After being held to a humbling shutout at home, D.C. United will take on a New England Revolution team that has been very tough to beat this season. Sure, the Revs have just one win - and it came against the worst team in MLS, the New York Red Bulls - but they also have just one loss in their seven outings. New England had the better of play when these two sides met last month, so look for United to emphasize some different points going forward while still focusing on the defensive ideas that, in recent years, they've used to mostly contain the Revs.
Let's get to five specific things that the Black-and-Red need to take care of this evening:
Prevent quick transition play
When you look at the Revolution lineup, you'll see a team that seems set up to keep the ball and impose their will with possession. They do like to string passes together, but how they go about it is unusual. Jay Heaps has set his Revs up to pose a challenge that is more or less unique in MLS: They want to move through the middle third as quickly as possible, and then once they get into the attacking third - provided they can't just steam forward and go to goal - they'll try to knock the ball around. They're in a hurry to get up field, despite not really playing a bunch of long balls to some lumbering target man.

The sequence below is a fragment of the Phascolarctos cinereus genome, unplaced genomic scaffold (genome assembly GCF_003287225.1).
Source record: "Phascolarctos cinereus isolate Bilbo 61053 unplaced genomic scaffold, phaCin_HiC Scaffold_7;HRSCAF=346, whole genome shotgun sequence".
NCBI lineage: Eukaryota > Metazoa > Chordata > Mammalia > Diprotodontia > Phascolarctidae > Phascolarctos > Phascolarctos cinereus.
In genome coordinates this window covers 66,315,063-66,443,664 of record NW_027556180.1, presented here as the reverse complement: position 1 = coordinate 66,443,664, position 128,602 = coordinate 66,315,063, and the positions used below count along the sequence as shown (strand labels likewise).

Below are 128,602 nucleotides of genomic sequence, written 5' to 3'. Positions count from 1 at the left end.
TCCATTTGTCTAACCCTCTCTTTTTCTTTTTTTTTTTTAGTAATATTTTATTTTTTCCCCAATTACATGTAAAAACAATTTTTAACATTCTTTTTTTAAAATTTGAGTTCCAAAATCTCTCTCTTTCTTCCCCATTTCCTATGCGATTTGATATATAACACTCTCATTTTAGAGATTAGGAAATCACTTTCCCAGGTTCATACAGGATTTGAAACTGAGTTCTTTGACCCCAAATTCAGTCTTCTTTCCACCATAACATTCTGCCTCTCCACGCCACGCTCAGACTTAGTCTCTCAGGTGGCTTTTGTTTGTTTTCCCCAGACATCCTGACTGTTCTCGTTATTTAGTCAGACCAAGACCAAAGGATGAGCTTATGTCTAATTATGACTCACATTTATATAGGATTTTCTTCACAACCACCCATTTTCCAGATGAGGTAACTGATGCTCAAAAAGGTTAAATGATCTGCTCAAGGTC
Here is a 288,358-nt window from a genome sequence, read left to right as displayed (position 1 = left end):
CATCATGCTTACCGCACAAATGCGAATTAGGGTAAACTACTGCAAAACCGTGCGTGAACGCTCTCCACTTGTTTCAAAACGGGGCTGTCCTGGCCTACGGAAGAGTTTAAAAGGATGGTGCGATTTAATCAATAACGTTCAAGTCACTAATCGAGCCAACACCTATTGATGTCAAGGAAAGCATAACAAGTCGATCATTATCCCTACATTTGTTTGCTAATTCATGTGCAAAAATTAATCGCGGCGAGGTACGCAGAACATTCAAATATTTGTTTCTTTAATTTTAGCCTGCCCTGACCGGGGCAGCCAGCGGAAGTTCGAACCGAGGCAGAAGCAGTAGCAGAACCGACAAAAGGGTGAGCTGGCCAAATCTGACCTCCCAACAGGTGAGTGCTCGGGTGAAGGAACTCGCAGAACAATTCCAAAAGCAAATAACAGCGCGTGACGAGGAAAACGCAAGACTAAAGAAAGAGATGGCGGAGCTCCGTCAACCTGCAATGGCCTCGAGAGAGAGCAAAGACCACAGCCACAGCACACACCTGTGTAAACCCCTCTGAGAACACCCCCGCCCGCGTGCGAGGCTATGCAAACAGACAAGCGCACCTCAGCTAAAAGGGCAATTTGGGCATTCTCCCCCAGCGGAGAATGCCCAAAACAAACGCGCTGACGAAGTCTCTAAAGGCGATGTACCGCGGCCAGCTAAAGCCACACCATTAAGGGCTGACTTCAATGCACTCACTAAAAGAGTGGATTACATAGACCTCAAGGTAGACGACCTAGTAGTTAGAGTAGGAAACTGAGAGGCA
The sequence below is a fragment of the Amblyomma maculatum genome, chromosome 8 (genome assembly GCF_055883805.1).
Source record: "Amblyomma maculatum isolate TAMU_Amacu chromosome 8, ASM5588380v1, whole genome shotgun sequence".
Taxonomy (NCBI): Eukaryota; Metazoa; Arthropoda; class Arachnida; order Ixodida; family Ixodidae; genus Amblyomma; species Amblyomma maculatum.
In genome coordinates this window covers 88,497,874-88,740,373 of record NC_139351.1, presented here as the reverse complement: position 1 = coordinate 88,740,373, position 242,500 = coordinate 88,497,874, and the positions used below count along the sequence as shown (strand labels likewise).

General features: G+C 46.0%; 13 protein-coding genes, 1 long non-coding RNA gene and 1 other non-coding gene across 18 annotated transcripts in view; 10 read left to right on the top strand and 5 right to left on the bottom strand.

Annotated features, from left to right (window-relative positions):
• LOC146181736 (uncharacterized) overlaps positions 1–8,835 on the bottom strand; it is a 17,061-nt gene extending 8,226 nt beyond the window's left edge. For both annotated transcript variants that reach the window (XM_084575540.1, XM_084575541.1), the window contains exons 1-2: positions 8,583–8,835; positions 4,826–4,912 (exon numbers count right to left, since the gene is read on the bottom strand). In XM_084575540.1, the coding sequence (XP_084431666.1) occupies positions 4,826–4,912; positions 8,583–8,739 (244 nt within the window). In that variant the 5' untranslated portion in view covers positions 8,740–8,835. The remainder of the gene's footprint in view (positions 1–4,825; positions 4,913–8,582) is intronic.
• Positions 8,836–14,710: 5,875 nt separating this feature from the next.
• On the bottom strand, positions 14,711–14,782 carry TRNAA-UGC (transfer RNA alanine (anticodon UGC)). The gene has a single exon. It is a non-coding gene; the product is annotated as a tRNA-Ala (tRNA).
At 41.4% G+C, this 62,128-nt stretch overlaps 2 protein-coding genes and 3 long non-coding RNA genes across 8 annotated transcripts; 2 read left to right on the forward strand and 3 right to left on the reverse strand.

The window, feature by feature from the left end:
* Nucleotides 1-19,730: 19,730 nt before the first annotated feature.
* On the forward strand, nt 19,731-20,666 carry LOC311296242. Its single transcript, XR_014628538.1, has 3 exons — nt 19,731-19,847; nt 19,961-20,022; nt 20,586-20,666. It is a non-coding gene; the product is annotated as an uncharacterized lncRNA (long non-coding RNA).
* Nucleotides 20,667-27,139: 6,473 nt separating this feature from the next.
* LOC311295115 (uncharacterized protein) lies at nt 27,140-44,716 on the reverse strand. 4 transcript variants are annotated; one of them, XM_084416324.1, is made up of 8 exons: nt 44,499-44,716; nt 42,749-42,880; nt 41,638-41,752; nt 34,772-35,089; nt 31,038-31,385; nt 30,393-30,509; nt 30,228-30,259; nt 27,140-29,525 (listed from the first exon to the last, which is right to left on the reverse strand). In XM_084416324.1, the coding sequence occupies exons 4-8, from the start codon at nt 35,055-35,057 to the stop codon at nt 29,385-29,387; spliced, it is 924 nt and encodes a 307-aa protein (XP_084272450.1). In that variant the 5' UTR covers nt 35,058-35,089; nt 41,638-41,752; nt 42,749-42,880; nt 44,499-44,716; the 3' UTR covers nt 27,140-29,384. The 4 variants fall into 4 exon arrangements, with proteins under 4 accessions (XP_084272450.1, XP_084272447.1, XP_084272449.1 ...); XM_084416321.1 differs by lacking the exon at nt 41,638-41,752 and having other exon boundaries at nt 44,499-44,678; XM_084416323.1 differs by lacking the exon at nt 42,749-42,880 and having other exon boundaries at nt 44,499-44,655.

More than anything else, slowing them down and making them work their way through that middle third is the best way to unsettle the Revs. Part of that means staying dialed in even when the ball is 70 or 80 yards from goal. However, the real work involves preventing the defensive midfielders - particularly Scott Caldwell - from facing upfield under no pressure. They'll get their touches, but if Caldwell is having to play sideways or backward rather than pushing play forward to Lee Nguyen, United is going to take the wind out of New England's sails.